I had six days worth of Revlimid left and then a week off.  The Prof said he’d see me at the Day Unit on 2 November as the clinic for the following Friday would be really busy as he was off the week before.  I asked whether I needed to take the Fragmin injections on the week off and although Revlimid is theoretically less likely to cause thrombosis than Thalidomide it was advisable so I wasn’t coming back blaming the Prof if I got a clot.  Oh, and a fellow patient and his wife, who I met the day I was kept in the Royal last, gave me a tip that he’d been given by a nurse – pop an ice cube on the area you intend to inject and you don’t feel a thing.  Not only this I’ve found that it doesn’t leave a bruise either.

We’ll look at getting a further bone marrow biopsy late November/December to check the plasma content then.

Good news with the MRI – nothing new – C7 shows 50% compression but everything is fine with the spinal cord.  I also saw the results on the screen and missed the opportunity to ask if the ‘benign sinus disease’ referred to was actually snot.

Overall Friday I felt really good.  B commented to me and the Prof about the sprightly-ness with which I got out of the car.  And I had a shower Friday night!  What the heck has this got to do with the price of fish I hear you ask.  Well when I’m feeling tired or in need of clearing my mind I CRAVE a bath – I generally nod off risking dunking the book I’m reading but I feel better for it yet Friday there I was in the shower and I realised that not only did I feel better physically but I felt better generally for seeing the Prof too.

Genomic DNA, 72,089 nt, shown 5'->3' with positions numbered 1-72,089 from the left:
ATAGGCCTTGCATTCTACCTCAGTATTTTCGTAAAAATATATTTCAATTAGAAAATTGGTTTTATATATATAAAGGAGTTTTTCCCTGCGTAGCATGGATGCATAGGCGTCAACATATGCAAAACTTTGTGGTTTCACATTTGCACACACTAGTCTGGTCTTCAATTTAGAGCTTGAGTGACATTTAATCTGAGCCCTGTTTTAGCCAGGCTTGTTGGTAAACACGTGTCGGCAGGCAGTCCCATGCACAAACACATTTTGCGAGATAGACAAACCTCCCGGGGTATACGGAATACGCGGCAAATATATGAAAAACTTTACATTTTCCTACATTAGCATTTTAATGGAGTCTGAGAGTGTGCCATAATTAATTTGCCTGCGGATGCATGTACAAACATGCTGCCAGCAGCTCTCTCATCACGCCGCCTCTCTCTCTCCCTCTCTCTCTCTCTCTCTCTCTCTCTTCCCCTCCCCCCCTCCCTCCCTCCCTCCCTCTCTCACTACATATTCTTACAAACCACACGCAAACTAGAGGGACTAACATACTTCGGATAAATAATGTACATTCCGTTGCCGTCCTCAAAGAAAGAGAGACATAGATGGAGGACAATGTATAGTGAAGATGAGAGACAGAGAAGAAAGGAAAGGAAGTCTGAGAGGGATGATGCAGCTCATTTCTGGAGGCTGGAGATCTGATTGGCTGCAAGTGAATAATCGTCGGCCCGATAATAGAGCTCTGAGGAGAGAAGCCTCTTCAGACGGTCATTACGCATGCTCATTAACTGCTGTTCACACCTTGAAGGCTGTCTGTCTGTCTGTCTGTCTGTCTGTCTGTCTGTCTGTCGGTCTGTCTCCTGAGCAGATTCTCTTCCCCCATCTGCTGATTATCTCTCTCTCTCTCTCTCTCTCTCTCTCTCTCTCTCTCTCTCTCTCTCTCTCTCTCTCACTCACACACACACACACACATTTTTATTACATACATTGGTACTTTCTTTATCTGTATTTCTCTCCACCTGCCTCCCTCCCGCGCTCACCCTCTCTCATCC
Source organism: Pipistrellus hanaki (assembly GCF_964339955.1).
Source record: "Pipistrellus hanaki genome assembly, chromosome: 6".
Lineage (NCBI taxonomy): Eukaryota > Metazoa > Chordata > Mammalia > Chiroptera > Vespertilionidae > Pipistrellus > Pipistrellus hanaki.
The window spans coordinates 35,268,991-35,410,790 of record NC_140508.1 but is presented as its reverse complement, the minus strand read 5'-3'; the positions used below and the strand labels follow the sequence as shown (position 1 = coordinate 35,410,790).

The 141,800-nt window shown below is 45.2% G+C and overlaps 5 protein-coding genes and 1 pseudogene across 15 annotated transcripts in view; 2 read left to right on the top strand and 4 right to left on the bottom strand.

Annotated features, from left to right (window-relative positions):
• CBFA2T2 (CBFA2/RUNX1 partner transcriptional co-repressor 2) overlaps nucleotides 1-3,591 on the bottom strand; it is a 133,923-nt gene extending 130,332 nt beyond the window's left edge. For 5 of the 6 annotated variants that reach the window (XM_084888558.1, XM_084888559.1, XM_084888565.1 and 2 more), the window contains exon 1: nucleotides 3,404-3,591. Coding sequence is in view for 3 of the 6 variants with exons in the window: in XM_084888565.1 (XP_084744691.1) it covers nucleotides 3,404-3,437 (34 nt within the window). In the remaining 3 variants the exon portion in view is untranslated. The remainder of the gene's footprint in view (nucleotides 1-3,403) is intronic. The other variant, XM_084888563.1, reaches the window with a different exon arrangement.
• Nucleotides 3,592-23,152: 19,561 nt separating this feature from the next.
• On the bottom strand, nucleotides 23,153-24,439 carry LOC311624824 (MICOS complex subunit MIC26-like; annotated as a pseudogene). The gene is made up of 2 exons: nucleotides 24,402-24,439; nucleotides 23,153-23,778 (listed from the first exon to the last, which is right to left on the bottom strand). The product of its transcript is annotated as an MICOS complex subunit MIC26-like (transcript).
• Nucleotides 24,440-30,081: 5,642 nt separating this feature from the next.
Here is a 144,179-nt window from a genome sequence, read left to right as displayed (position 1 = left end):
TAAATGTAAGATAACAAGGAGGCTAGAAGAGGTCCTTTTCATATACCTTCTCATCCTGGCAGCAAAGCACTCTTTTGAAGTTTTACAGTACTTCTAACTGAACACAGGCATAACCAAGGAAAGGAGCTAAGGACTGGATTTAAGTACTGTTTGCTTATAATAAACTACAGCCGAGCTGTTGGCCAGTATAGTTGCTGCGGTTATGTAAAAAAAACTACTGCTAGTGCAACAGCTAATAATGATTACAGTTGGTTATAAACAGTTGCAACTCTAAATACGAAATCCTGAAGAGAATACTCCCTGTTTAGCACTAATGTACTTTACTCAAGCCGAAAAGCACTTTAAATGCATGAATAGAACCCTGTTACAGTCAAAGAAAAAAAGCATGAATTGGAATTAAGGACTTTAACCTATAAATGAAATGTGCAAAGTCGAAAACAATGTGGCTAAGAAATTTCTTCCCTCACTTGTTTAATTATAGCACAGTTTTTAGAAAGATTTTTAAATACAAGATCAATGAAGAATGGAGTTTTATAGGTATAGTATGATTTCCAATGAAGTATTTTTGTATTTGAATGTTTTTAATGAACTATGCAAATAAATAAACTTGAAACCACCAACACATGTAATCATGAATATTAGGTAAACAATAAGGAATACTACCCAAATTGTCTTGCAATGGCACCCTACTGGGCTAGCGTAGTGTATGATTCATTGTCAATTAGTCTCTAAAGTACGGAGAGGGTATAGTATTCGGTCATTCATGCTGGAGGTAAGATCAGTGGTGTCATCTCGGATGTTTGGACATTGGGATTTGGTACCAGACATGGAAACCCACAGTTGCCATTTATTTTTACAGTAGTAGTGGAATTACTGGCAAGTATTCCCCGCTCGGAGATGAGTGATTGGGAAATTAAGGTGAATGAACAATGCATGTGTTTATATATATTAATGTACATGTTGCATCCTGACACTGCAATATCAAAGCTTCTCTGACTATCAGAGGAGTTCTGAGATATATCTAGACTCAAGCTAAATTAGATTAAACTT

AND I popped the cushion covers back on the cushions after over a week of them being naked – it’s a big job as they are sewn shut – I may have mentioned this before – which seemed like such a good idea at the time I made them instead of fiddling about with button holes.  DOUBLE AND we had egg and crinkly chips (fries) when we got home Friday as my appetite is generally getting better (and this is what I felt like) although I have lost 3kg (6.6 lbs) over the past weeks so I’m in no rush to put that back on unless it’s muscle – I wonder if Bud could spot me for a set of bench presses!  Buddddddddy, come ‘ere!

13 responses to “Clinics and chips & egg

  1. Such a lovely upbeat post Paula. I think of you often and send all my very best wishes – you stay in my prayers as always. So glad to read you are feeling a little better. X

  2. If it was raining cats and dogs and other people were grumbling, you’d be running around collecting them all with a grin on your face, I am sure! I am also continuing to pray and intend that your medical team is finding solutions that work well for you and sending you Reiki as well with those ‘energy’ messages!